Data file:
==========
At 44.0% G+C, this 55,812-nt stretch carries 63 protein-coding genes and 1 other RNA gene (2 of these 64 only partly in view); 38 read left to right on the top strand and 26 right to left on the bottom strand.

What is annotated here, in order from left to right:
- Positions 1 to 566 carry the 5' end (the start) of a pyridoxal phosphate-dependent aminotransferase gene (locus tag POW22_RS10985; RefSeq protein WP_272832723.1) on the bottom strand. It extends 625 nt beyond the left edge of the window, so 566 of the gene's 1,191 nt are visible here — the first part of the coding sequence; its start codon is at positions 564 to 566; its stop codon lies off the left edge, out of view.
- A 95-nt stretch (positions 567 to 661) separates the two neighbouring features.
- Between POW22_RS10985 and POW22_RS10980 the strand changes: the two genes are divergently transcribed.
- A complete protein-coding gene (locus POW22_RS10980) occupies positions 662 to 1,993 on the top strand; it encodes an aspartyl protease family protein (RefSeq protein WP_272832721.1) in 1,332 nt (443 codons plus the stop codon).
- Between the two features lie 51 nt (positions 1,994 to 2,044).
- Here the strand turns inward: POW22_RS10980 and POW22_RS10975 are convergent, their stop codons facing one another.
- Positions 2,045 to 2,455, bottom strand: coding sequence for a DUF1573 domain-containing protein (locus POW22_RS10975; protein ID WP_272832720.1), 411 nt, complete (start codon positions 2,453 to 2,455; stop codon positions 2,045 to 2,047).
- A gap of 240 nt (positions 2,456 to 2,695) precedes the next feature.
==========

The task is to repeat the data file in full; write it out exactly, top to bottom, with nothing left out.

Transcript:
At 44.0% G+C, this 55,812-nt stretch carries 63 protein-coding genes and 1 other RNA gene (2 of these 64 only partly in view); 38 read left to right on the top strand and 26 right to left on the bottom strand.

What is annotated here, in order from left to right:
- Positions 1 to 566 carry the 5' end (the start) of a pyridoxal phosphate-dependent aminotransferase gene (locus tag POW22_RS10985; RefSeq protein WP_272832723.1) on the bottom strand. It extends 625 nt beyond the left edge of the window, so 566 of the gene's 1,191 nt are visible here — the first part of the coding sequence; its start codon is at positions 564 to 566; its stop codon lies off the left edge, out of view.
- A 95-nt stretch (positions 567 to 661) separates the two neighbouring features.
- Between POW22_RS10985 and POW22_RS10980 the strand changes: the two genes are divergently transcribed.
- A complete protein-coding gene (locus POW22_RS10980) occupies positions 662 to 1,993 on the top strand; it encodes an aspartyl protease family protein (RefSeq protein WP_272832721.1) in 1,332 nt (443 codons plus the stop codon).
- Between the two features lie 51 nt (positions 1,994 to 2,044).
- Here the strand turns inward: POW22_RS10980 and POW22_RS10975 are convergent, their stop codons facing one another.
- Positions 2,045 to 2,455, bottom strand: coding sequence for a DUF1573 domain-containing protein (locus POW22_RS10975; protein ID WP_272832720.1), 411 nt, complete (start codon positions 2,453 to 2,455; stop codon positions 2,045 to 2,047).
- A gap of 240 nt (positions 2,456 to 2,695) precedes the next feature.